WorkSafe New Zealand and 1080
The use of 1080 is strictly controlled in New Zealand.
The Environmental Protection Authority (EPA) is responsible for approving hazardous substances for use in New Zealand, including 1080 products. Any concerns about the approval of 1080 for use in this country should be raised with the EPA(external link).
The EPA sets controls on 1080, such as labelling and packaging, notification and permission requirements and methods of application in the field.
The EPA, Ministry of Health Public Health Units, and the Department of Conservation (DOC) handle permissions for 1080 drops. For more information about how DOC uses 1080, see DOC’s website(external link).
Local and regional councils also set some controls over the use of 1080 under the Resource Management Act.
Pest control operators are directly responsible for managing the risks of 1080, including reporting any incidents involving 1080 to the appropriate enforcement agency.
WorkSafe New Zealand and 1080
We enforce the rules relating to the use, handling and storage of hazardous substances, including 1080 and importation of pure form of 1080, in workplace settings. Regulations on hazardous substances under the Health and Safety at Work Act 2015 (HSWA) set out rules that must be followed by organisations using 1080 pellets, including:
- requiring a controlled substance licence to handle, buy, store and apply 1080
- requiring certification of a person’s knowledge and training to use specific hazardous substances.
There are also specific rules on the pure form of the substance (before it is mixed with other ingredients to make pellets), including:
- annual reporting on the quantities of 1080 held by a business, the storage location, and the proposed use
- notifying us of the origin of imported 1080, how much is imported, the arrival location, and the people who will receive it.
Aerial application operators must:
- have permission to fly in the area
- not fly over a public water supply or nearby waterway
- decontaminate aircraft, and loading and storage areas
- place warning signs around the application area until the area is decontaminated, stating the risk to humans and animals, with daytime contact details for whoever is responsible for the land.
Access to application areas during operations is restricted to people who are assisting with the operation or are responsible for making sure the applicable rules are being followed.
We can only respond to public concerns raised about 1080 that specifically relate to requirements for:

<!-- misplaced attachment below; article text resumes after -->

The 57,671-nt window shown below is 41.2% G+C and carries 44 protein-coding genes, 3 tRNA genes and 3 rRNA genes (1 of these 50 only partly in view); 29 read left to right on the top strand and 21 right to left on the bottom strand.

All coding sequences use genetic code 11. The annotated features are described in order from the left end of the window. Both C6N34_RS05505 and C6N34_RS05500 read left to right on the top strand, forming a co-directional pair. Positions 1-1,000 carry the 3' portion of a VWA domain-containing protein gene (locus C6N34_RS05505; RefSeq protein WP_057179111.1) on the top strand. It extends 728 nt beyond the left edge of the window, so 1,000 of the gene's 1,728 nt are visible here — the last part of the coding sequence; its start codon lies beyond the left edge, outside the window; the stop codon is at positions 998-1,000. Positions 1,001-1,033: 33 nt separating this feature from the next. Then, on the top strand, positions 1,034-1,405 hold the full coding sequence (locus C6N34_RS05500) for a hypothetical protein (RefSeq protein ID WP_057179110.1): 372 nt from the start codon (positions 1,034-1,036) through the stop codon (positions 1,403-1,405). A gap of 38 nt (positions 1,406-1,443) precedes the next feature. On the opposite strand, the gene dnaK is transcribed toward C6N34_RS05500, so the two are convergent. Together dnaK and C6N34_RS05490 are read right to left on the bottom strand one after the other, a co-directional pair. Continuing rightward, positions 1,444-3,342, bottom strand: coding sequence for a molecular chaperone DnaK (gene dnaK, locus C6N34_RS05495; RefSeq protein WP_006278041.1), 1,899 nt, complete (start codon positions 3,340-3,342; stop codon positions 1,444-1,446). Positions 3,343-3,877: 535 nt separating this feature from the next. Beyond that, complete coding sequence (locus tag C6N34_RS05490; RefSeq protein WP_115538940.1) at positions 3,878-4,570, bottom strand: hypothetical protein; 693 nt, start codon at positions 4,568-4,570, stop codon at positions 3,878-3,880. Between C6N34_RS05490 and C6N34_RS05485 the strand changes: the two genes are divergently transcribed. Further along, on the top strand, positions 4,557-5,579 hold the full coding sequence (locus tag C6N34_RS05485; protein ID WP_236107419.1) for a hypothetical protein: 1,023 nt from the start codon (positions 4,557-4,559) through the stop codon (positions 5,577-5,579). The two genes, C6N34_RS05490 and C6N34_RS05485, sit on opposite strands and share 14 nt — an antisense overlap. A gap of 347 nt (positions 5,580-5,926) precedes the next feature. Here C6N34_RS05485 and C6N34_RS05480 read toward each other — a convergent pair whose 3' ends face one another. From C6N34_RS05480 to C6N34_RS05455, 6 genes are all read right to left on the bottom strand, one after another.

- the signage for the use of 1080
- aircraft carrying out aerial application of 1080
- restricted access to the vicinity in which 1080 is applied
- controlled substance licence and certified handler certificates.
In the event of concerns specifically relating to these requirements we may:
- follow up on the concerns listed above to ensure monitoring and enforcement of compliance with the law
- provide advice and information to those with legal duties and to the public.
We will refer all other concerns onto the appropriate agency, as specified in the relevant legislation.
Background on hazardous substances regulation in New Zealand
All hazardous substances used in New Zealand need to be approved by the EPA. Controls to manage risks of hazardous substances are set under both the Hazardous Substances and New Organisms (HSNO) Act, and HSWA.
Controls set by the EPA under HSNO include:
- controls on importers, manufacturers and suppliers of hazardous substances to ensure the substances are correctly labelled and packaged
- controls on the disposal of hazardous substances in both workplaces and non-workplaces
- controls to protect the environment in both workplaces and non-workplaces
- controls to protect people in non-workplaces.
HSWA sets controls on the use, handling and storage of hazardous substances to manage risks to people. Businesses must manage all risks arising from work, including those caused by using hazardous substances.
The EPA enforces HSNO controls for labelling, Safety Data Sheets and packaging.
Local and regional councils also have some enforcement responsibilities under HSNO, usually related to residential property.
At the end of last year, some HSNO rules were transferred to the HSWA regime to bring together all the controls for managing hazardous substances at work in one place.
Businesses must manage all risks arising from work, including those caused by using hazardous substances.
We enforce rules on the use, handling and storage of all hazardous substances at work, under HSWA.
We do this by providing guidance, authorising compliance certifiers, and developing detailed technical rules for hazardous substances.
We also enforce HSNO hazardous substances disposal requirements and rules to protect the environment in workplaces.